Monsanto's glyphosate-based herbicide Roundup was first developed in the 1970s. Between 1985 and 1996, Monsanto reduced the price of Roundup by 50%. Between 1990 and 1996 sales of Roundup have increased by around 20% per year. As of 2015 it is used in over 160 countries. Roundup is used most heavily on corn, soy and cotton crops that have been genetically modified to withstand the chemical, but in 2012 glyphosate was used in California to treat other crops like almond, peach, cantaloupe, onion, cherry, sweet corn and citrus.
Monsanto is the largest producer of glyphosate-based herbicides, but formulations from other manufacturers are available that use different inert ingredients. Other glyphosate-based formulations include Bronco, Glifonox, KleenUp, Ranger Pro, Rodeo, and Weedoff. As of 2010, more than 750 glyphosate products were on the market.
In 2014, the EPA approved Enlist Duo which was developed by Dow AgroSciences, despite widespread opposition. This herbicide combined two active ingredients: 2,4-D and glyphosate. Enlist Duo is intended for use with genetically modified crops that have also been developed by the Dow Chemical subsidiary. The initial approval was limited to the states of Illinois, Indiana, Iowa, Ohio, South Dakota and Wisconsin. However, in 2015, during the course of litigation the EPA found out that Dow had told the United States Patent and Trademark Office that Enlist Duo offers "synergistic herbicidal weed control." The EPA requested additional clarification about the "synergistic effects" and sought to reverse its approval pending a full review of the new information provided by Dow. In 2016, the 9th Circuit rejected the EPA's petition to vacate its approval of the herbicide.
Surfactants, solvents and preservatives are inert ingredients that are commonly added to glyphosate-based herbicide formulations.Polyethoxylated tallow amine (POEA) is a surfactant added to Roundup and other herbicides that helps the glyphosate penetrate the plant surface. Some surfactants that are added to herbicide formulations may increase glyphosate's toxicity.
The names of inert ingredients used in glyphosate formulations are usually not listed on the product labels. In 1997 the USDA listed the contents of the following formulations: Accord (45.5% glyphosate and 58.5% water), Rodeo (53.5% glyphosate and 46.5% water), Roundup (41.0% glyphosate, 1.5% related organic acids of glyphosate, .5% isopropylamine, 15.4% POEA, and 41.6% water) and Roundup Pro (41% glyphosate, 14.5% phosphate ester neutralized ethoxylated tallow amine and 44.5% water).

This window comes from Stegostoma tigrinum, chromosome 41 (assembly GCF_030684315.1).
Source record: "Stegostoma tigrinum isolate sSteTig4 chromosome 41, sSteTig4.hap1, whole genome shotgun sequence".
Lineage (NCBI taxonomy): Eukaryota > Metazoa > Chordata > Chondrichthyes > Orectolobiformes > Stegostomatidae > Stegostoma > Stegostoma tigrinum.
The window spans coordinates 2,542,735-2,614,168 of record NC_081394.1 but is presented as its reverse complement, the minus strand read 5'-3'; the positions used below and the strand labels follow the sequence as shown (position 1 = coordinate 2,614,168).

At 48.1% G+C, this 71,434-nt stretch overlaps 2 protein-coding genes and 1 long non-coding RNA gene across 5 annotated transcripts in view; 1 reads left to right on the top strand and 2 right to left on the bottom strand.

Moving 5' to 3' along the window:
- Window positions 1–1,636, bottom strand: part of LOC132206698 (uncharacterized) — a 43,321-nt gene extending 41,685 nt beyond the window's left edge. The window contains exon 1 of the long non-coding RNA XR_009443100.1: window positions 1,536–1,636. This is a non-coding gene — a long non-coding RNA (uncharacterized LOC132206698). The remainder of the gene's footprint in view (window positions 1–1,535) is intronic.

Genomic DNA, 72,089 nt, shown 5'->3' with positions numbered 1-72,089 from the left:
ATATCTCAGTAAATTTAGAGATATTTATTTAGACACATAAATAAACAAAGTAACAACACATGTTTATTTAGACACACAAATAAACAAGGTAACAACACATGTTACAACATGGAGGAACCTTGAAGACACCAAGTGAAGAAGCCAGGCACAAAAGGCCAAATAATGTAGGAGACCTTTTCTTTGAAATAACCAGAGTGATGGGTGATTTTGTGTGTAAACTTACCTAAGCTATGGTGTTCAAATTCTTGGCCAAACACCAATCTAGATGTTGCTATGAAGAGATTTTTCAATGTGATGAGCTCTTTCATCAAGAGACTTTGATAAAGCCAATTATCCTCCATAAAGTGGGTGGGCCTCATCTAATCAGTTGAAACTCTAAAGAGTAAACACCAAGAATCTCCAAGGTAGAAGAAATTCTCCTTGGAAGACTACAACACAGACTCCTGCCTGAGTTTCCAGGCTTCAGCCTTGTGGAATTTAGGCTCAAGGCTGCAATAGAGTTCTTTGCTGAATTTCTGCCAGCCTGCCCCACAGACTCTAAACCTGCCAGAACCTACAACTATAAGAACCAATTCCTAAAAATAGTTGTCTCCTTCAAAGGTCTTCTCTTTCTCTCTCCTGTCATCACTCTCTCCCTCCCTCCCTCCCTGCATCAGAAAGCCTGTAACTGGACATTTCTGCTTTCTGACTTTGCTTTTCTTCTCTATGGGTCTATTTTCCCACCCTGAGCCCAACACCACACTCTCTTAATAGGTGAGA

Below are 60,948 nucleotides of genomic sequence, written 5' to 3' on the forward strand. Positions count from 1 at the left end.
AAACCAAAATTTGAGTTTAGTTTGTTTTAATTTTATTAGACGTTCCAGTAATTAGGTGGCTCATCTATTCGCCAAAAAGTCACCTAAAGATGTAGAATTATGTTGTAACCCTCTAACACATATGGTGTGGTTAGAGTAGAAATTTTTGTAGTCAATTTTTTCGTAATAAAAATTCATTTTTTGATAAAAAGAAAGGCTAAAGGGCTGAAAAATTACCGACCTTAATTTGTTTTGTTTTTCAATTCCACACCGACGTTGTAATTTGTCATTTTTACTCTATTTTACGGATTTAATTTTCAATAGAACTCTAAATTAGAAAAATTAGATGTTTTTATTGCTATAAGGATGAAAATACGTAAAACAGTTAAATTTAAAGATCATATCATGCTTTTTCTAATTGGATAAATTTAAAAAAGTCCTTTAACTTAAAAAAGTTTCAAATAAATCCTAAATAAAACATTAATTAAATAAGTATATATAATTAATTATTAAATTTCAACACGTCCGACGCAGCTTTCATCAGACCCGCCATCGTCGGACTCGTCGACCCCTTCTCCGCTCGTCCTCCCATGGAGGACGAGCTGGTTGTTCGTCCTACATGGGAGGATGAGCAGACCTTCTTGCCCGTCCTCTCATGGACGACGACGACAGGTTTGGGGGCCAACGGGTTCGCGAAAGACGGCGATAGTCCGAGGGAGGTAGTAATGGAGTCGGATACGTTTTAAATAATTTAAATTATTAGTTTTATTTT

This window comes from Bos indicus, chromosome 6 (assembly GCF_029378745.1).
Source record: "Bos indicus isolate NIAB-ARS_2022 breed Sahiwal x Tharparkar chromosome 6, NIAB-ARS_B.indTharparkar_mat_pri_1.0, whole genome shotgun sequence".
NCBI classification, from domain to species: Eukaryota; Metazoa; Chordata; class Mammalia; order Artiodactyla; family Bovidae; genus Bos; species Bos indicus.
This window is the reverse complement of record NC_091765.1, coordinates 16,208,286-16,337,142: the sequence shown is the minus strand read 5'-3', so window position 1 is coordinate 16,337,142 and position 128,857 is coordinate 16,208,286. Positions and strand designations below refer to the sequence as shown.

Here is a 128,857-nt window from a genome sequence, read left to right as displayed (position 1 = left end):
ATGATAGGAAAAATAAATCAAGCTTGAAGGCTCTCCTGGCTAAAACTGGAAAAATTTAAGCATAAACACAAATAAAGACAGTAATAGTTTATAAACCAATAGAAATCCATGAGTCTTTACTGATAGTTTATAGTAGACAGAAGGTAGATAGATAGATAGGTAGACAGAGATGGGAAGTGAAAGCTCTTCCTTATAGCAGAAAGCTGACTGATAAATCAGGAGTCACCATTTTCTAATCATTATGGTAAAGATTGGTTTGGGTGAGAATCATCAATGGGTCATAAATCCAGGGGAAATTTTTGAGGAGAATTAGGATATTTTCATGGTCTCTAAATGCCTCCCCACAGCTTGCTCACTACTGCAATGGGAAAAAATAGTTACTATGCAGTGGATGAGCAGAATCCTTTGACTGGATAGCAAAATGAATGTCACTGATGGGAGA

The lethal dose of different glyphosate-based formulations varies, especially with respect to the surfactants used. Formulations that include the surfactant POEA are more toxic than other formulations, especially for aquatic species. Due to the variety in available formulations, including five different glyphosate salts and different combinations of inert ingredients, it is difficult to determine how much surfactants contribute to the overall toxicity of each formulation.
The acute oral toxicity for mammals is low, but death has been reported after deliberate overdose. The surfactants in glyphosate formulations generally do not increase the toxicity of glyphosate itself towards humans, but probably do increase the acute toxicity of the formulation. Ingestion of Roundup ranging from 85 to 200 ml (of 41% solution) has resulted in death within hours of ingestion, although it has also been ingested in quantities as large as 500 ml with only mild or moderate symptoms. Consumption of over 85 ml of concentrated product are likely to cause serious symptoms in adults including burns due to corrosive effects as well as kidney and liver damage. More severe cases cause "respiratory distress, impaired consciousness, pulmonary edema, infiltration on chest X-ray, shock, arrhythmias, renal failure requiring haemodialysis, metabolic acidosis, and hyperkalaemia" and death is often preceded by bradycardia and ventricular arrhythmias.
Skin exposure to ready-to-use concentrated glyphosate formulations can cause irritation, and photocontact dermatitis has been occasionally reported. These effects are probably due to the preservative benzisothiazolin-3-one. Severe skin burns are very rare.Inhalation is a minor route of exposure, but spray mist may cause oral or nasal discomfort, an unpleasant taste in the mouth, or tingling and irritation in the throat. Eye exposure may lead to mild conjunctivitis. Superficial corneal injury is possible if irrigation is delayed or inadequate.
Glyphosate formulations with POEA are generally more toxic to aquatic animals then terrestrial animals. Glyphosate formulations that include the surfactants POEA and MON 0818 (75% POEA) may have negative impacts on various aquatic organisms like protozoa, mussels, crustaceans, frogs and fish.